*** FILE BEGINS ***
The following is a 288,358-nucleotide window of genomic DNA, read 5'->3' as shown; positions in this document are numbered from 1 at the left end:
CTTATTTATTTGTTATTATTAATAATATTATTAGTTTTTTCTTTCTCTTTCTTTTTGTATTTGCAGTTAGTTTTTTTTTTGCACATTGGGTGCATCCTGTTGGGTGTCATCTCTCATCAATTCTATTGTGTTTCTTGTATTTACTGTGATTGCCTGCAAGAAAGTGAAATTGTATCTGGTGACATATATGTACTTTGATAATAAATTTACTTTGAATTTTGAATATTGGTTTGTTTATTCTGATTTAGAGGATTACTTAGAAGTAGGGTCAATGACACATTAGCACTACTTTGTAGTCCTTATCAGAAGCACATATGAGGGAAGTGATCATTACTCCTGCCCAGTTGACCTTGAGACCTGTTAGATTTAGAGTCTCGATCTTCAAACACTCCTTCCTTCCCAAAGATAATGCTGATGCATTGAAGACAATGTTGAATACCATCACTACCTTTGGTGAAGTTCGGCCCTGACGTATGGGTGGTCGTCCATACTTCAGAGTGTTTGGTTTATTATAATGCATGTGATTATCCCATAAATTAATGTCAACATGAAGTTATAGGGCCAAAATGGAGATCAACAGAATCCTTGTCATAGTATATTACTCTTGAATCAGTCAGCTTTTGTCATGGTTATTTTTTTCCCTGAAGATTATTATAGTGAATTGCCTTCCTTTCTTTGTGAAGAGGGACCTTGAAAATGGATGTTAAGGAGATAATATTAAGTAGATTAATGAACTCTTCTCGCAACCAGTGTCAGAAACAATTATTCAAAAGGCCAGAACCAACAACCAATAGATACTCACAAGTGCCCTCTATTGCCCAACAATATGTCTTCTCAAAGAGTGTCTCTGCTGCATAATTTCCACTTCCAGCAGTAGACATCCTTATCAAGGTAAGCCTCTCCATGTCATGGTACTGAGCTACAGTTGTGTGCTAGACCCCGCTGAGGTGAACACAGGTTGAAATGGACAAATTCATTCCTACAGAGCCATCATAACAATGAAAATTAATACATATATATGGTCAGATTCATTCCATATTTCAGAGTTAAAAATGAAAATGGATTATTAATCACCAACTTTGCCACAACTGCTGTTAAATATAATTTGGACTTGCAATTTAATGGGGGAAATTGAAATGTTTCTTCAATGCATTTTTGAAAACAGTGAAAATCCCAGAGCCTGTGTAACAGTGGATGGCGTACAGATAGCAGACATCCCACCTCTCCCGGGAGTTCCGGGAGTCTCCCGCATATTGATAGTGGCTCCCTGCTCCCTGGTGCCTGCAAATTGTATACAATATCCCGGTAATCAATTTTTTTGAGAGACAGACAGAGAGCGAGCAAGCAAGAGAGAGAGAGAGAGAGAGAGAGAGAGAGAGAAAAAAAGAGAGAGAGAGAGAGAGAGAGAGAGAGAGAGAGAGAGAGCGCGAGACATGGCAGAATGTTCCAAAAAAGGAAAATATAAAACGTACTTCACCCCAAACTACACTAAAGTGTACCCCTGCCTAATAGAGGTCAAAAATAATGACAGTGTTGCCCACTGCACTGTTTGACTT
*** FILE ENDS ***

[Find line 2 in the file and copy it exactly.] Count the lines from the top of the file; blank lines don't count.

CTTATTTATTTGTTATTATTAATAATATTATTAGTTTTTTCTTTCTCTTTCTTTTTGTATTTGCAGTTAGTTTTTTTTTTGCACATTGGGTGCATCCTGTTGGGTGTCATCTCTCATCAATTCTATTGTGTTTCTTGTATTTACTGTGATTGCCTGCAAGAAAGTGAAATTGTATCTGGTGACATATATGTACTTTGATAATAAATTTACTTTGAATTTTGAATATTGGTTTGTTTATTCTGATTTAGAGGATTACTTAGAAGTAGGGTCAATGACACATTAGCACTACTTTGTAGTCCTTATCAGAAGCACATATGAGGGAAGTGATCATTACTCCTGCCCAGTTGACCTTGAGACCTGTTAGATTTAGAGTCTCGATCTTCAAACACTCCTTCCTTCCCAAAGATAATGCTGATGCATTGAAGACAATGTTGAATACCATCACTACCTTTGGTGAAGTTCGGCCCTGACGTATGGGTGGTCGTCCATACTTCAGAGTGTTTGGTTTATTATAATGCATGTGATTATCCCATAAATTAATGTCAACATGAAGTTATAGGGCCAAAATGGAGATCAACAGAATCCTTGTCATAGTATATTACTCTTGAATCAGTCAGCTTTTGTCATGGTTATTTTTTTCCCTGAAGATTATTATAGTGAATTGCCTTCCTTTCTTTGTGAAGAGGGACCTTGAAAATGGATGTTAAGGAGATAATATTAAGTAGATTAATGAACTCTTCTCGCAACCAGTGTCAGAAACAATTATTCAAAAGGCCAGAACCAACAACCAATAGATACTCACAAGTGCCCTCTATTGCCCAACAATATGTCTTCTCAAAGAGTGTCTCTGCTGCATAATTTCCACTTCCAGCAGTAGACATCCTTATCAAGGTAAGCCTCTCCATGTCATGGTACTGAGCTACAGTTGTGTGCTAGACCCCGCTGAGGTGAACACAGGTTGAAATGGACAAATTCATTCCTACAGAGCCATCATAACAATGAAAATTAATACATATATATGGTCAGATTCATTCCATATTTCAGAGTTAAAAATGAAAATGGATTATTAATCACCAACTTTGCCACAACTGCTGTTAAATATAATTTGGACTTGCAATTTAATGGGGGAAATTGAAATGTTTCTTCAATGCATTTTTGAAAACAGTGAAAATCCCAGAGCCTGTGTAACAGTGGATGGCGTACAGATAGCAGACATCCCACCTCTCCCGGGAGTTCCGGGAGTCTCCCGCATATTGATAGTGGCTCCCTGCTCCCTGGTGCCTGCAAATTGTATACAATATCCCGGTAATCAATTTTTTTGAGAGACAGACAGAGAGCGAGCAAGCAAGAGAGAGAGAGAGAGAGAGAGAGAGAGAGAGAAAAAAAGAGAGAGAGAGAGAGAGAGAGAGAGAGAGAGAGAGAGAGCGCGAGACATGGCAGAATGTTCCAAAAAAGGAAAATATAAAACGTACTTCACCCCAAACTACACTAAAGTGTACCCCTGCCTAATAGAGGTCAAAAATAATGACAGTGTTGCCCACTGCACTGTTTGACTT